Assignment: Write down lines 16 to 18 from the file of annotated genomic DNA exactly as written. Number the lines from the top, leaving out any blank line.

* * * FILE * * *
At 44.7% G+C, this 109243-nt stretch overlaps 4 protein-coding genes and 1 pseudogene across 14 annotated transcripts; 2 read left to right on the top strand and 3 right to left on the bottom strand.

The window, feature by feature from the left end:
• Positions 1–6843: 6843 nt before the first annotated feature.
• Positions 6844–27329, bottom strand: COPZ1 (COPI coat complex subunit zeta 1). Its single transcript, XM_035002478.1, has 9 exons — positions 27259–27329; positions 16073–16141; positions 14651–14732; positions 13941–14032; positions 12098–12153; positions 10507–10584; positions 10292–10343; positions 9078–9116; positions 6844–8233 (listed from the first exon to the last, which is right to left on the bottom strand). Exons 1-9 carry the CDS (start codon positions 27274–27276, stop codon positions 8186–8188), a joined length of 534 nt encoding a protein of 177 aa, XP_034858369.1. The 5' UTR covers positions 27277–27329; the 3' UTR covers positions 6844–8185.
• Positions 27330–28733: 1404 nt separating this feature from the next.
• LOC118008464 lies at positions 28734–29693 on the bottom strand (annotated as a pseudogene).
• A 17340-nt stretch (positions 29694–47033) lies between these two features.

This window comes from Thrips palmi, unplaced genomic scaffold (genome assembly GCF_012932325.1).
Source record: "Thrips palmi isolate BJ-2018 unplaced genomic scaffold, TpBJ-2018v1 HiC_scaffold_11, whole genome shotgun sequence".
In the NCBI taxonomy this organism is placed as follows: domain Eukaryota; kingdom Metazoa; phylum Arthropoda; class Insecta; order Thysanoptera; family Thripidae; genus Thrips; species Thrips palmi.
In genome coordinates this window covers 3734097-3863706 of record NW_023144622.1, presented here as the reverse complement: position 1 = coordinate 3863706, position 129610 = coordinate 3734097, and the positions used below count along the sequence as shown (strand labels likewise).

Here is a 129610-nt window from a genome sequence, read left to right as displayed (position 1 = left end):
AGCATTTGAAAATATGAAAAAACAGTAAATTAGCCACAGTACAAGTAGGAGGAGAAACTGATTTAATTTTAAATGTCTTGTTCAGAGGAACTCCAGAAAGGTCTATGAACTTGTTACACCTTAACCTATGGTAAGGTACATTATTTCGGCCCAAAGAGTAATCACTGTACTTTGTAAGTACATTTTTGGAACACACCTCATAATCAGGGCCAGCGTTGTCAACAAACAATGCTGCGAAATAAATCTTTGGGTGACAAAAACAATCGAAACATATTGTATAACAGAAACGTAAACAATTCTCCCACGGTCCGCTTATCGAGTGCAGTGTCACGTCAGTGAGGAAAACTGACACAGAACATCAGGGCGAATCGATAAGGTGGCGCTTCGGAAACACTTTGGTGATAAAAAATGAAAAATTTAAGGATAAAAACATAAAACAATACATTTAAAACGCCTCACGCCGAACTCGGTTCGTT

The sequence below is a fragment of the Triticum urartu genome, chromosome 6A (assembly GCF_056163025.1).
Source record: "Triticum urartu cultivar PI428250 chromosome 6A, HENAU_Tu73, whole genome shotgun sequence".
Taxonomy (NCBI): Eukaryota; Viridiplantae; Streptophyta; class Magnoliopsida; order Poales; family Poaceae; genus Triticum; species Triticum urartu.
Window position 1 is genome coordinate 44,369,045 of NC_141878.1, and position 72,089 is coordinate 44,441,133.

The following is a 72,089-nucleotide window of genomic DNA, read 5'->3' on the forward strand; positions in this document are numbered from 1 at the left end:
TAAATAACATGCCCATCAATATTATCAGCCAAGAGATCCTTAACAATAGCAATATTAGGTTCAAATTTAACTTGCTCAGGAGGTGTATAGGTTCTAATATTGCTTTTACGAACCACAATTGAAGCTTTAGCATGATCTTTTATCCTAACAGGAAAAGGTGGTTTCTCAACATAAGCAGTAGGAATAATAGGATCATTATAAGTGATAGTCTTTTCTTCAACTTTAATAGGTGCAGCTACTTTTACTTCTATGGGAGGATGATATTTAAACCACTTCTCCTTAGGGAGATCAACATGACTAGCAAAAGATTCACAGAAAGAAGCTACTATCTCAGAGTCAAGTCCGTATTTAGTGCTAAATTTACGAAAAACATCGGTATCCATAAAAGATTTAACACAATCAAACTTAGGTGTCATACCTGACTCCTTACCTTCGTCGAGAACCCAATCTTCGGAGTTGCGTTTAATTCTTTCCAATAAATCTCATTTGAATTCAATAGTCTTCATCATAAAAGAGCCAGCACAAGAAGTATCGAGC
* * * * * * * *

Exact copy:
Taxonomy (NCBI): Eukaryota; Viridiplantae; Streptophyta; class Magnoliopsida; order Poales; family Poaceae; genus Triticum; species Triticum urartu.
Window position 1 is genome coordinate 44,369,045 of NC_141878.1, and position 72,089 is coordinate 44,441,133.

The following is a 72,089-nucleotide window of genomic DNA, read 5'->3' on the forward strand; positions in this document are numbered from 1 at the left end: